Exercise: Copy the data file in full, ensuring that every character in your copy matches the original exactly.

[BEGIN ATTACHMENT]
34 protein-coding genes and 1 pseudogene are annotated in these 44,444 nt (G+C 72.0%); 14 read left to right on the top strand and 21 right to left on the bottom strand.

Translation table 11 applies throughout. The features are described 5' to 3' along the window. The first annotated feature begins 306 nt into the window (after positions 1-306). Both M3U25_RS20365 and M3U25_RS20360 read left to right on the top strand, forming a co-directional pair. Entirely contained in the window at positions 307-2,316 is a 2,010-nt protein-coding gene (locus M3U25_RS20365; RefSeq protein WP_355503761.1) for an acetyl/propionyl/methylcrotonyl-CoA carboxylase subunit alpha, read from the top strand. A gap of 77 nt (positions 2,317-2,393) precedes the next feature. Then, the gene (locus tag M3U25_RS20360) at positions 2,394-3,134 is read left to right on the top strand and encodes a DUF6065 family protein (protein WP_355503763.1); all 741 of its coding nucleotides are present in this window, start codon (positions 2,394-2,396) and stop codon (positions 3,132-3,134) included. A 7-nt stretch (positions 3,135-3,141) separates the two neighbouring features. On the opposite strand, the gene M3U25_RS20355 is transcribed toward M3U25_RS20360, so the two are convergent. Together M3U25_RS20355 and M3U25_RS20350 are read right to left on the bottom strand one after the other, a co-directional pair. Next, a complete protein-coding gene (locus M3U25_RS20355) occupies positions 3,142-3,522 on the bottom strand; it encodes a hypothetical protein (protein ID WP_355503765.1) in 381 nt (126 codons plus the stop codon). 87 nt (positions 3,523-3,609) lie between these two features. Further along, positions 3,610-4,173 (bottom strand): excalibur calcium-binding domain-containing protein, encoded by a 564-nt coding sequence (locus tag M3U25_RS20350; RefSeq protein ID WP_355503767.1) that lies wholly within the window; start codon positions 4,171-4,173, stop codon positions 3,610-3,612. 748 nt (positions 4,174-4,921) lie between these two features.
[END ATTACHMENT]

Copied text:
34 protein-coding genes and 1 pseudogene are annotated in these 44,444 nt (G+C 72.0%); 14 read left to right on the top strand and 21 right to left on the bottom strand.

Translation table 11 applies throughout. The features are described 5' to 3' along the window. The first annotated feature begins 306 nt into the window (after positions 1-306). Both M3U25_RS20365 and M3U25_RS20360 read left to right on the top strand, forming a co-directional pair. Entirely contained in the window at positions 307-2,316 is a 2,010-nt protein-coding gene (locus M3U25_RS20365; RefSeq protein WP_355503761.1) for an acetyl/propionyl/methylcrotonyl-CoA carboxylase subunit alpha, read from the top strand. A gap of 77 nt (positions 2,317-2,393) precedes the next feature. Then, the gene (locus tag M3U25_RS20360) at positions 2,394-3,134 is read left to right on the top strand and encodes a DUF6065 family protein (protein WP_355503763.1); all 741 of its coding nucleotides are present in this window, start codon (positions 2,394-2,396) and stop codon (positions 3,132-3,134) included. A 7-nt stretch (positions 3,135-3,141) separates the two neighbouring features. On the opposite strand, the gene M3U25_RS20355 is transcribed toward M3U25_RS20360, so the two are convergent. Together M3U25_RS20355 and M3U25_RS20350 are read right to left on the bottom strand one after the other, a co-directional pair. Next, a complete protein-coding gene (locus M3U25_RS20355) occupies positions 3,142-3,522 on the bottom strand; it encodes a hypothetical protein (protein ID WP_355503765.1) in 381 nt (126 codons plus the stop codon). 87 nt (positions 3,523-3,609) lie between these two features. Further along, positions 3,610-4,173 (bottom strand): excalibur calcium-binding domain-containing protein, encoded by a 564-nt coding sequence (locus tag M3U25_RS20350; RefSeq protein ID WP_355503767.1) that lies wholly within the window; start codon positions 4,171-4,173, stop codon positions 3,610-3,612. 748 nt (positions 4,174-4,921) lie between these two features.